Would YOU like to learn more about the impacts of racism in our country, our communities, and even in the Christian church? Are you seeking ways to be faithful to the God who created and embraces diversity and who longs to see compassion and justice in our lives? Below are some action steps to consider:

        Read Dialogues on Race, published by Sparkhouse (2019) – 122 pages. (Some copies are available for borrowing – contact Anne Englert)

        Watch the 7 videos that go along with the book. Contact the church office for free access from home.

        Participate in a small group to discuss the book and videos, either online through Zoom or some other arrangement. (For more information, contact Kathy Hovey or Pastor Jon)

        Educate yourself by reading articles or books, listening to talks, watching videos, visiting websites. For a list of recommended resources, scroll down to Education and Solutions and click on links to look at videos, reports, recommended policy solutions and constructive actions.

        Get involved with the All Saints anti-racism group that is forming to implement follow-up actions inspired by the Dialogues on Race study. (Contact Beth Young)

        Take action in at least one small or big way this month to “strive for justice and peace” by helping to dismantle racism.


    Watch for more information and action in upcoming issues of All Saints e-news and the monthly newsletter. Stay safe and be well. 

    Anne Englert

  • Education and solutions

    We have the opportunity to learn more about racism and the larger systemic solutions that are needed. If you don’t know how to start, this link offers suggestions for layered approaches to becoming an ally in the fight for racial justice.    


    FIND A LIST OF RESOURCES ON RACIAL JUSTICE BELOW AND ADDITIONAL RESOURCES HERE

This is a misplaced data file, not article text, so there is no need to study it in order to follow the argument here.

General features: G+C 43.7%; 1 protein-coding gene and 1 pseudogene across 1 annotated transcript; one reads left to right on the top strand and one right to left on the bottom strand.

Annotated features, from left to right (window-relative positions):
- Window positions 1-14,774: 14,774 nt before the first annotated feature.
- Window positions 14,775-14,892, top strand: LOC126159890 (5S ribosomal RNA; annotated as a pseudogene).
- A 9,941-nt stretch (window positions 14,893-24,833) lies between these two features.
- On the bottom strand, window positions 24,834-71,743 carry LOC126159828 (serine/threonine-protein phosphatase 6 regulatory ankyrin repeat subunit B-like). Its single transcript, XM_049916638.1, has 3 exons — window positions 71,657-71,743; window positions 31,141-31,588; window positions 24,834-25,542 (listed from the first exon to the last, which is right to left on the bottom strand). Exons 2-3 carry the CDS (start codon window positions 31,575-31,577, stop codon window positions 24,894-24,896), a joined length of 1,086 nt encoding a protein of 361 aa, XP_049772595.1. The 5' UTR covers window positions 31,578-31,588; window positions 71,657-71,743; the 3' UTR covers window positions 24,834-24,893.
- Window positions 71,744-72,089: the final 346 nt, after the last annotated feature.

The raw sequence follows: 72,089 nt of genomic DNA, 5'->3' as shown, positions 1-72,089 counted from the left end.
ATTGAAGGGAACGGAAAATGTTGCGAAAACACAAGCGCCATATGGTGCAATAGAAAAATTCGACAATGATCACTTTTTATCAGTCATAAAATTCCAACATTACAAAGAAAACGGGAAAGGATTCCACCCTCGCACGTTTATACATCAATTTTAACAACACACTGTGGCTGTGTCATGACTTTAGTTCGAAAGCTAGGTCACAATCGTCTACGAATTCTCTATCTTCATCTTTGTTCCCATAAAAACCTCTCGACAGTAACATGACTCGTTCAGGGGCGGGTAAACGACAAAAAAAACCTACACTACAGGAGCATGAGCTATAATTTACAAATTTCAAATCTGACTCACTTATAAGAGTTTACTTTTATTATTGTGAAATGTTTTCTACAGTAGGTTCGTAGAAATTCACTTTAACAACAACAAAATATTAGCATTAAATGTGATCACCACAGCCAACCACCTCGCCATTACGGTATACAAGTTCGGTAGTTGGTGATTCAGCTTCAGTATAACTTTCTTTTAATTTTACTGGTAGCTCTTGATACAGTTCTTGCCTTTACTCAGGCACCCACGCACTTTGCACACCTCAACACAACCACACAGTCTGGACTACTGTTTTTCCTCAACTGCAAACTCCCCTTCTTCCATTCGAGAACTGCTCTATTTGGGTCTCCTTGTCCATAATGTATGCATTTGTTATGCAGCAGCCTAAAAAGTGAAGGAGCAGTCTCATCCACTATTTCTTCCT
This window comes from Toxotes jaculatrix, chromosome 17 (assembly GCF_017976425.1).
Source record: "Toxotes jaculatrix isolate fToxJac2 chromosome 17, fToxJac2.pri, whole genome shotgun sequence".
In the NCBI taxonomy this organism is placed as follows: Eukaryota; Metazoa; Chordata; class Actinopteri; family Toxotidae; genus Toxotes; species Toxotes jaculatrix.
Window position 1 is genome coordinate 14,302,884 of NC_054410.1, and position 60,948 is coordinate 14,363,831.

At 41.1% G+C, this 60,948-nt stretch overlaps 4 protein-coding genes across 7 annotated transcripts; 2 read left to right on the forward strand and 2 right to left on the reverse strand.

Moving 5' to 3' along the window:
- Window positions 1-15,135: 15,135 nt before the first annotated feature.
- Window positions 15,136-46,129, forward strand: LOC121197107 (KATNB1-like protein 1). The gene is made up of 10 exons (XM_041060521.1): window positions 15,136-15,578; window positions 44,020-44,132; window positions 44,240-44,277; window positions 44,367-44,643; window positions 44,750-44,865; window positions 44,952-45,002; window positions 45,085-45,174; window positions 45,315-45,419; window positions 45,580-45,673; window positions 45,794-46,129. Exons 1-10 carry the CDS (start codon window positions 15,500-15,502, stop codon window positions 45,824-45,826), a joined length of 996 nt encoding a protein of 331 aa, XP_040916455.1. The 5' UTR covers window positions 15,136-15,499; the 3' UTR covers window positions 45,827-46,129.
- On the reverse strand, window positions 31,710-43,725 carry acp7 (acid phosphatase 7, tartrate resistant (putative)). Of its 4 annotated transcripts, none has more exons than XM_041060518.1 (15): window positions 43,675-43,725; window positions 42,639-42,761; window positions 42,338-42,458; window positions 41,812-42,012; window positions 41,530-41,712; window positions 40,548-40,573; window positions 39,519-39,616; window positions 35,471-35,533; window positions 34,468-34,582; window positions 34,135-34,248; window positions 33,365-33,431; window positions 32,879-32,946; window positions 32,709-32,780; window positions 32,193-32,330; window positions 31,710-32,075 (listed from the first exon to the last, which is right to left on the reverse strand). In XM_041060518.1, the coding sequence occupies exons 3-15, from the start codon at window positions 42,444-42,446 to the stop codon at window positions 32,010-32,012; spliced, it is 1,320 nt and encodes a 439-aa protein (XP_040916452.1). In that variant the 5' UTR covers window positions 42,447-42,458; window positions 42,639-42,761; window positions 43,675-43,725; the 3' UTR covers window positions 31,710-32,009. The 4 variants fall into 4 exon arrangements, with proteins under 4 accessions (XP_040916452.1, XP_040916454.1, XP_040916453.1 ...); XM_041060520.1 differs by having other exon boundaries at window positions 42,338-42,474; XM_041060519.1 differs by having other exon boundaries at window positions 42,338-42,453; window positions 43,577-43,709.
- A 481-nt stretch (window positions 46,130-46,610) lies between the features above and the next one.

UNDERSTANDING SYSTEMIC RACISM 
    YouTube video describing the long-term effects of racism


    RESOURCES ON RACISM AND POLICING IN MINNESOTA

    The Jim Crow of the North by TPT - documentary on Twin Cities PBS

    https://www.youtube.com/watch?v=XWQfDbbQv9E


    MPD150 extensive history of policing in Minneapolis

    https://www.mpd150.com/report/past/


    SOLUTIONS

    Campaign Zero: https://www.joincampaignzero.org/

    "We can live in world where the police don’t kill people by limiting police interventions, improving community interactions and ensuring accountability."


    MPD150: https://www.mpd150.com/report/overview/

    "MPD150 is a participatory, horizontally-organized effort by local organizers, researchers, artists and activists. It is not the project of any organization. We stand on the shoulders of the work that many organizations have been doing for years and welcome the support of everyone who agrees with our approach. We hope that the process we are developing will help organizers in other cities to establish practical abolitionist strategies."


  • helping to rebuild minneapolis

    Another way to make an impact is to donate financially to one of the following organizations. 

     

    Urban Ventures https://urbanventures.org/

    Creating a fund to assist small business owners with insurance deductibles and/or expenses not covered insurance and to help local businesses reopen and thrive. Please click here to contribute.

     

    We Love Lake Street  https://www.welovelakestreet.com/

    The Lake Street Council (501c3) will donate 100% of funds to help rebuild Lake Street, starting with direct support to small businesses nonprofits to help them rebuild their storefronts, reopen their businesses and serve our neighborhoods.